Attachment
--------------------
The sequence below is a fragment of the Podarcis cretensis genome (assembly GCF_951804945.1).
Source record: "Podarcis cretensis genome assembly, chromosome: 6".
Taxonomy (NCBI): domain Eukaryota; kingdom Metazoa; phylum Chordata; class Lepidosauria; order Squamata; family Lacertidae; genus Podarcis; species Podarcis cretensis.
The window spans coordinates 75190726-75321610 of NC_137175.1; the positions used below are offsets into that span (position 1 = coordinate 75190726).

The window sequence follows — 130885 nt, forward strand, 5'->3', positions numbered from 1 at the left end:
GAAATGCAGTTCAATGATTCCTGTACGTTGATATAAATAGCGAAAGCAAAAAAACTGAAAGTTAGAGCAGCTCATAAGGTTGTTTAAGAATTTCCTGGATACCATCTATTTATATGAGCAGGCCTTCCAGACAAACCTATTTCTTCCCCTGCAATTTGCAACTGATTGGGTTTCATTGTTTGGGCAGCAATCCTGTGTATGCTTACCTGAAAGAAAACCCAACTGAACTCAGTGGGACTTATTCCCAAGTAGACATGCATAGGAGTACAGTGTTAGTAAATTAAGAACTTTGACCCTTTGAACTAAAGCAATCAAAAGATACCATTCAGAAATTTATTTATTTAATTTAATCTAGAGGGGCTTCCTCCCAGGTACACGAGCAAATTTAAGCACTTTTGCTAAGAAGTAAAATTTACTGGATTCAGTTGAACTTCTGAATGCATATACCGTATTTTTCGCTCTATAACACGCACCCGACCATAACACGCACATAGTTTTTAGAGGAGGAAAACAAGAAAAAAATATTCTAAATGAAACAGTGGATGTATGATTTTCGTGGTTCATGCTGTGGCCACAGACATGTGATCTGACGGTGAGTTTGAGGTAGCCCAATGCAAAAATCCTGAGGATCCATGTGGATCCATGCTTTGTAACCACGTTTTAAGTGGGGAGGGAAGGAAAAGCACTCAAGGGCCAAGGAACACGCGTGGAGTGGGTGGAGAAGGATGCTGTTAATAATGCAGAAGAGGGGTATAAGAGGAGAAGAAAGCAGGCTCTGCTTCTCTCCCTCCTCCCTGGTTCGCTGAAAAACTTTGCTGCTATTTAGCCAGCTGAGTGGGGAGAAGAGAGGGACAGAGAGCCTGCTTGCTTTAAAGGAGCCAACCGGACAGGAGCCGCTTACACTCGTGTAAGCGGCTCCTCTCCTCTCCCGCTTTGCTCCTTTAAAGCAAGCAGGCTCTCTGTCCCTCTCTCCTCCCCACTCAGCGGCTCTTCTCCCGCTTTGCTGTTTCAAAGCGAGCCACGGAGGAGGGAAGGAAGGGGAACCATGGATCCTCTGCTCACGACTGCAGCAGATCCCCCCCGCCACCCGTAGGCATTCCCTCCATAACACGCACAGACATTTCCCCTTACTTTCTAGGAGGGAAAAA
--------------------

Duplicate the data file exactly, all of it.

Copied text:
The sequence below is a fragment of the Podarcis cretensis genome (assembly GCF_951804945.1).
Source record: "Podarcis cretensis genome assembly, chromosome: 6".
Taxonomy (NCBI): domain Eukaryota; kingdom Metazoa; phylum Chordata; class Lepidosauria; order Squamata; family Lacertidae; genus Podarcis; species Podarcis cretensis.
The window spans coordinates 75190726-75321610 of NC_137175.1; the positions used below are offsets into that span (position 1 = coordinate 75190726).

The window sequence follows — 130885 nt, forward strand, 5'->3', positions numbered from 1 at the left end:
GAAATGCAGTTCAATGATTCCTGTACGTTGATATAAATAGCGAAAGCAAAAAAACTGAAAGTTAGAGCAGCTCATAAGGTTGTTTAAGAATTTCCTGGATACCATCTATTTATATGAGCAGGCCTTCCAGACAAACCTATTTCTTCCCCTGCAATTTGCAACTGATTGGGTTTCATTGTTTGGGCAGCAATCCTGTGTATGCTTACCTGAAAGAAAACCCAACTGAACTCAGTGGGACTTATTCCCAAGTAGACATGCATAGGAGTACAGTGTTAGTAAATTAAGAACTTTGACCCTTTGAACTAAAGCAATCAAAAGATACCATTCAGAAATTTATTTATTTAATTTAATCTAGAGGGGCTTCCTCCCAGGTACACGAGCAAATTTAAGCACTTTTGCTAAGAAGTAAAATTTACTGGATTCAGTTGAACTTCTGAATGCATATACCGTATTTTTCGCTCTATAACACGCACCCGACCATAACACGCACATAGTTTTTAGAGGAGGAAAACAAGAAAAAAATATTCTAAATGAAACAGTGGATGTATGATTTTCGTGGTTCATGCTGTGGCCACAGACATGTGATCTGACGGTGAGTTTGAGGTAGCCCAATGCAAAAATCCTGAGGATCCATGTGGATCCATGCTTTGTAACCACGTTTTAAGTGGGGAGGGAAGGAAAAGCACTCAAGGGCCAAGGAACACGCGTGGAGTGGGTGGAGAAGGATGCTGTTAATAATGCAGAAGAGGGGTATAAGAGGAGAAGAAAGCAGGCTCTGCTTCTCTCCCTCCTCCCTGGTTCGCTGAAAAACTTTGCTGCTATTTAGCCAGCTGAGTGGGGAGAAGAGAGGGACAGAGAGCCTGCTTGCTTTAAAGGAGCCAACCGGACAGGAGCCGCTTACACTCGTGTAAGCGGCTCCTCTCCTCTCCCGCTTTGCTCCTTTAAAGCAAGCAGGCTCTCTGTCCCTCTCTCCTCCCCACTCAGCGGCTCTTCTCCCGCTTTGCTGTTTCAAAGCGAGCCACGGAGGAGGGAAGGAAGGGGAACCATGGATCCTCTGCTCACGACTGCAGCAGATCCCCCCCGCCACCCGTAGGCATTCCCTCCATAACACGCACAGACATTTCCCCTTACTTTCTAGGAGGGAAAAA